AMINA VARGAS/THE OBSERVER
“The Vagina Monologues” debuted in 1996, but today, many students feel its reduction of women to genitalia is outdated. Fordham students have performed the play for more than 13 years and many recited their own monologues. Though integral to the wave of feminism back then, it continues to exclude transgender women in its lack of monologues about them. Now, in 2019, a student-led initiative will take the stage, offering a platform for the Fordham community to talk beyond gender issues.
What began as a one-woman show nearly two decades ago quickly turned into an award-winning play that inspired women’s empowerment. “The Vagina Monologues” features different women’s experiences regarding sex, menstruation, body hair and more.
However, with only a limited number of pieces regarding race and sexuality, “The Vagina Monologues” shows a lack of diversity and of inclusion.
That prompted three Fordham students to start their own production with student-written submissions, deviating from the original text. Entitled “Monologue Q,” its three co-directors are Kiley Campbell, Fordham College at Lincoln Center (FCLC) ’20, Camille Farrar, FCLC ’19 and Zen Mateo, FCLC ’19.
“The original text of the Monologues — in all its feminist glory — is not very intersectional,” Campbell explained. “It says that it takes a vagina to be a woman.” Therefore, Campbell said, “Monologue Q” will be a direct response to the problems “The Vagina Monologues” raises.
“The three of us all felt that Fordham students have more complex stories of gender, sexuality and queerness to tell that cannot be boxed into the category of vaginas,” Farrar said.
Farrar added that “Monologue Q” offers students the opportunity to speak about gender “across the spectrum of possibilities and the way in which it impacts people’s lives as an identity and form of power.”
In contrast to “The Vagina Monologues,” “Monologue Q” aims to address gender, sexuality and queerness through an anti-colonial lens, to be more inclusive of people of color and indigenous people. “We came to the conclusion that femininity wouldn’t be a broad enough topic,” Farrar said.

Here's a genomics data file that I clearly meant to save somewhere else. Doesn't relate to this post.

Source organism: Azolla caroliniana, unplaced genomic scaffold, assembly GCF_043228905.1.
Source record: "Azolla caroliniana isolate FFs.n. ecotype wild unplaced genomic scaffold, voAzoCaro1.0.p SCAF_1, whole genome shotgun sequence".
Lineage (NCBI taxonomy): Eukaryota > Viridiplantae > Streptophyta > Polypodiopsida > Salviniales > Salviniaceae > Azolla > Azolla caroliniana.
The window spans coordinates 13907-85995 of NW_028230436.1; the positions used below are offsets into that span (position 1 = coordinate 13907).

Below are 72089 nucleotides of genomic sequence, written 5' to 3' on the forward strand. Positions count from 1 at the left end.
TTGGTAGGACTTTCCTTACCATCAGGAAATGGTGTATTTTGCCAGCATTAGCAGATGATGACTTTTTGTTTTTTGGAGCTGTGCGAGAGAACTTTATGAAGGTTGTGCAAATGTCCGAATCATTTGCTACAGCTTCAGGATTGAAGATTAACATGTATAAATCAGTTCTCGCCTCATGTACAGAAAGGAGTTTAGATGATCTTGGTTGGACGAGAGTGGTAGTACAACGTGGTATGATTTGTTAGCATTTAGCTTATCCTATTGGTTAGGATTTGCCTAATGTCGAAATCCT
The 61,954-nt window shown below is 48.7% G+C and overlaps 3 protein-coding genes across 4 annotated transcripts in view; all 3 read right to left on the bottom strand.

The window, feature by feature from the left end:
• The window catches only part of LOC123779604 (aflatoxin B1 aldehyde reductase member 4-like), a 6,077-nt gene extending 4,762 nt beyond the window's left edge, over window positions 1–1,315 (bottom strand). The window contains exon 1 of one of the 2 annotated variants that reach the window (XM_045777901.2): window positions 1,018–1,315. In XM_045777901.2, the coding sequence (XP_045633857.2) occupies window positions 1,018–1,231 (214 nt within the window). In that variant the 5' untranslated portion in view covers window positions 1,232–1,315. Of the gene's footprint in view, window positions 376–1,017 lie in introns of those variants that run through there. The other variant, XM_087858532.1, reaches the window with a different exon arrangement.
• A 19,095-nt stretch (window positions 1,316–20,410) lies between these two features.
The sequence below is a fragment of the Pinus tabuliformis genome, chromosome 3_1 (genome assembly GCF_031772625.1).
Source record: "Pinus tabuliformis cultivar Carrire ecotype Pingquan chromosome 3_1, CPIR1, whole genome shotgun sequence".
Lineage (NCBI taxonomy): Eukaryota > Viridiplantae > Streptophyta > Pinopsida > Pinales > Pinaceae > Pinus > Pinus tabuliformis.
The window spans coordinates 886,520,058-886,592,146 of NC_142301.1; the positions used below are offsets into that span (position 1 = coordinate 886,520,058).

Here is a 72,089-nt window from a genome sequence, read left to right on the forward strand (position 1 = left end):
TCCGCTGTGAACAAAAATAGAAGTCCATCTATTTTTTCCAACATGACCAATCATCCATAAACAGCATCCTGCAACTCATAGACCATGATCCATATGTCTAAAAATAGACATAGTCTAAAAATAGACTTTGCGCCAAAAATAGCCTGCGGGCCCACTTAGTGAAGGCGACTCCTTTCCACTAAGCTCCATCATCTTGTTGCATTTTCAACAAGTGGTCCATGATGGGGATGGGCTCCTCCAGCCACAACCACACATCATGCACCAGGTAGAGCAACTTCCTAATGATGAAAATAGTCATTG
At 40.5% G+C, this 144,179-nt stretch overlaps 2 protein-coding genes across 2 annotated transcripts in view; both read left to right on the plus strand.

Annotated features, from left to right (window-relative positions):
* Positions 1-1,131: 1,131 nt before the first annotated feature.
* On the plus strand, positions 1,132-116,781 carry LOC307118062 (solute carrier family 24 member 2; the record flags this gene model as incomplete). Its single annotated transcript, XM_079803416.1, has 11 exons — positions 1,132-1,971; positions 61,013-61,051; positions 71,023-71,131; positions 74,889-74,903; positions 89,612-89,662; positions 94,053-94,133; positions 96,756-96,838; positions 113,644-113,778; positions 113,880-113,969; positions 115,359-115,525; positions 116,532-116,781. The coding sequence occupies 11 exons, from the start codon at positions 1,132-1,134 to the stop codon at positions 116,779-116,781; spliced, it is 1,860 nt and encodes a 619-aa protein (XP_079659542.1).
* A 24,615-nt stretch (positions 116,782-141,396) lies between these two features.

A half-intended reference to the musical “Avenue Q,” the production serves to represent all marginalized identities.
Other colleges in the U.S., namely Eastern Michigan University and the all-female Mount Holyoke College, have also canceled their production of the “Vagina Monologues,” for the same reasons.
After publicly announcing their new project on social media on Jan. 27, the three co-directors reached out to other student organizations at Fordham, including the Feminist Alliance, Rainbow Alliance and Students for Sex and Gender Equity Safety. They have also contacted students who have previously participated in “The Vagina Monologues.”
As of now, funding is still in question. In the past, student organizations were unable to fund “The Vagina Monologues.” The production was, however, supported financially by the Women, Gender, and Sexuality Studies department at Fordham.
The new project held its auditions during the first week of February. The search is not limited to actors and writers, however. To make the project more interdisciplinary, the co-directors will also hire visual artists, dancers, musicians and other crew members.
To Campbell, “Monologue Q” signifies a demarcation of a turning point in her life. She added, “I’m beyond proud to be in charge of this with two amazing people and I think that it reminds the Fordham community of the need to be defiant, to be angry about injustice.”
“I want to provide the opportunity of the people at Fordham to have a source of solidarity and a unique platform to say what they need to have heard,” Campbell added.
Performances of “Monologue Q” will happen by the end of April 2019.